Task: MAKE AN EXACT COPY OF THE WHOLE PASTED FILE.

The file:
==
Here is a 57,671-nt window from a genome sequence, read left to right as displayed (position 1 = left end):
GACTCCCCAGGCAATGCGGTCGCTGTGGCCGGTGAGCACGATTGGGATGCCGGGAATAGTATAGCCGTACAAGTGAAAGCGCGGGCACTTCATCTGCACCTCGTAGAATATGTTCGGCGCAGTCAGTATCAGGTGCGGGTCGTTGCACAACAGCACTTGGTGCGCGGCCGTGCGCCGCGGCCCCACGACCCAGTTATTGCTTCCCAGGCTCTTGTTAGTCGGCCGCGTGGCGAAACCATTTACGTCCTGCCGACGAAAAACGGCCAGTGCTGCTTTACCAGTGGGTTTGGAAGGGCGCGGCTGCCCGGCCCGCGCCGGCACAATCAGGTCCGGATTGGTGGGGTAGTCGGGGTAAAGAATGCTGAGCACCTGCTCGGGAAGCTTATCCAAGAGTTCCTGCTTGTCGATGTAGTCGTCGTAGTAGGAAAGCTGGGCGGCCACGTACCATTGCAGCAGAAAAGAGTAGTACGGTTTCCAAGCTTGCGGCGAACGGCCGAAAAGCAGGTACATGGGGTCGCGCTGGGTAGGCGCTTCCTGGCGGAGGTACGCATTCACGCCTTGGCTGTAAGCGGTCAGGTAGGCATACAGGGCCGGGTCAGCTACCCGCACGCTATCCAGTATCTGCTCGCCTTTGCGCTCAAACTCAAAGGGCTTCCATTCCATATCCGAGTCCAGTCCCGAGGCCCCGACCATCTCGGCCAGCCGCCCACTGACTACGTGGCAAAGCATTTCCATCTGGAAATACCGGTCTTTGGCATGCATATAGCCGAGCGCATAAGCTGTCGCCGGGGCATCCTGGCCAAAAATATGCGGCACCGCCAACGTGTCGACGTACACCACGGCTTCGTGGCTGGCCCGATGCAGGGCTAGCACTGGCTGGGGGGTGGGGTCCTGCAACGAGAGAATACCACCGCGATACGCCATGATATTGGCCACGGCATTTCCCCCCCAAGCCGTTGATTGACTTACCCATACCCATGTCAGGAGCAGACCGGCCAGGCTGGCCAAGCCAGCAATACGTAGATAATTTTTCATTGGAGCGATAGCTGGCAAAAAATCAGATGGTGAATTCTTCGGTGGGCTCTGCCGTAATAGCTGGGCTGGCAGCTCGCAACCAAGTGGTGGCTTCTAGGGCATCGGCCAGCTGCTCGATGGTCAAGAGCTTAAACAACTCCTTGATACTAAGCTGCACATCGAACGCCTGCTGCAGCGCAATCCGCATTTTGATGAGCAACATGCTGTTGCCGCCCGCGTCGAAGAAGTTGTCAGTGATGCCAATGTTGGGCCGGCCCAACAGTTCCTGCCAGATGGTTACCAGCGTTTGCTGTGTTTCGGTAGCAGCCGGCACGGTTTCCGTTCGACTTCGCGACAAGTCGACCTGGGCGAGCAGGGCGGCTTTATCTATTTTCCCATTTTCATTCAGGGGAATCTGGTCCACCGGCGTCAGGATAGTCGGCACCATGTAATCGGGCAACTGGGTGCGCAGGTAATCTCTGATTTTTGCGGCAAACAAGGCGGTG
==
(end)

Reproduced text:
Here is a 57,671-nt window from a genome sequence, read left to right as displayed (position 1 = left end):
GACTCCCCAGGCAATGCGGTCGCTGTGGCCGGTGAGCACGATTGGGATGCCGGGAATAGTATAGCCGTACAAGTGAAAGCGCGGGCACTTCATCTGCACCTCGTAGAATATGTTCGGCGCAGTCAGTATCAGGTGCGGGTCGTTGCACAACAGCACTTGGTGCGCGGCCGTGCGCCGCGGCCCCACGACCCAGTTATTGCTTCCCAGGCTCTTGTTAGTCGGCCGCGTGGCGAAACCATTTACGTCCTGCCGACGAAAAACGGCCAGTGCTGCTTTACCAGTGGGTTTGGAAGGGCGCGGCTGCCCGGCCCGCGCCGGCACAATCAGGTCCGGATTGGTGGGGTAGTCGGGGTAAAGAATGCTGAGCACCTGCTCGGGAAGCTTATCCAAGAGTTCCTGCTTGTCGATGTAGTCGTCGTAGTAGGAAAGCTGGGCGGCCACGTACCATTGCAGCAGAAAAGAGTAGTACGGTTTCCAAGCTTGCGGCGAACGGCCGAAAAGCAGGTACATGGGGTCGCGCTGGGTAGGCGCTTCCTGGCGGAGGTACGCATTCACGCCTTGGCTGTAAGCGGTCAGGTAGGCATACAGGGCCGGGTCAGCTACCCGCACGCTATCCAGTATCTGCTCGCCTTTGCGCTCAAACTCAAAGGGCTTCCATTCCATATCCGAGTCCAGTCCCGAGGCCCCGACCATCTCGGCCAGCCGCCCACTGACTACGTGGCAAAGCATTTCCATCTGGAAATACCGGTCTTTGGCATGCATATAGCCGAGCGCATAAGCTGTCGCCGGGGCATCCTGGCCAAAAATATGCGGCACCGCCAACGTGTCGACGTACACCACGGCTTCGTGGCTGGCCCGATGCAGGGCTAGCACTGGCTGGGGGGTGGGGTCCTGCAACGAGAGAATACCACCGCGATACGCCATGATATTGGCCACGGCATTTCCCCCCCAAGCCGTTGATTGACTTACCCATACCCATGTCAGGAGCAGACCGGCCAGGCTGGCCAAGCCAGCAATACGTAGATAATTTTTCATTGGAGCGATAGCTGGCAAAAAATCAGATGGTGAATTCTTCGGTGGGCTCTGCCGTAATAGCTGGGCTGGCAGCTCGCAACCAAGTGGTGGCTTCTAGGGCATCGGCCAGCTGCTCGATGGTCAAGAGCTTAAACAACTCCTTGATACTAAGCTGCACATCGAACGCCTGCTGCAGCGCAATCCGCATTTTGATGAGCAACATGCTGTTGCCGCCCGCGTCGAAGAAGTTGTCAGTGATGCCAATGTTGGGCCGGCCCAACAGTTCCTGCCAGATGGTTACCAGCGTTTGCTGTGTTTCGGTAGCAGCCGGCACGGTTTCCGTTCGACTTCGCGACAAGTCGACCTGGGCGAGCAGGGCGGCTTTATCTATTTTCCCATTTTCATTCAGGGGAATCTGGTCCACCGGCGTCAGGATAGTCGGCACCATGTAATCGGGCAACTGGGTGCGCAGGTAATCTCTGATTTTTGCGGCAAACAAGGCGGTG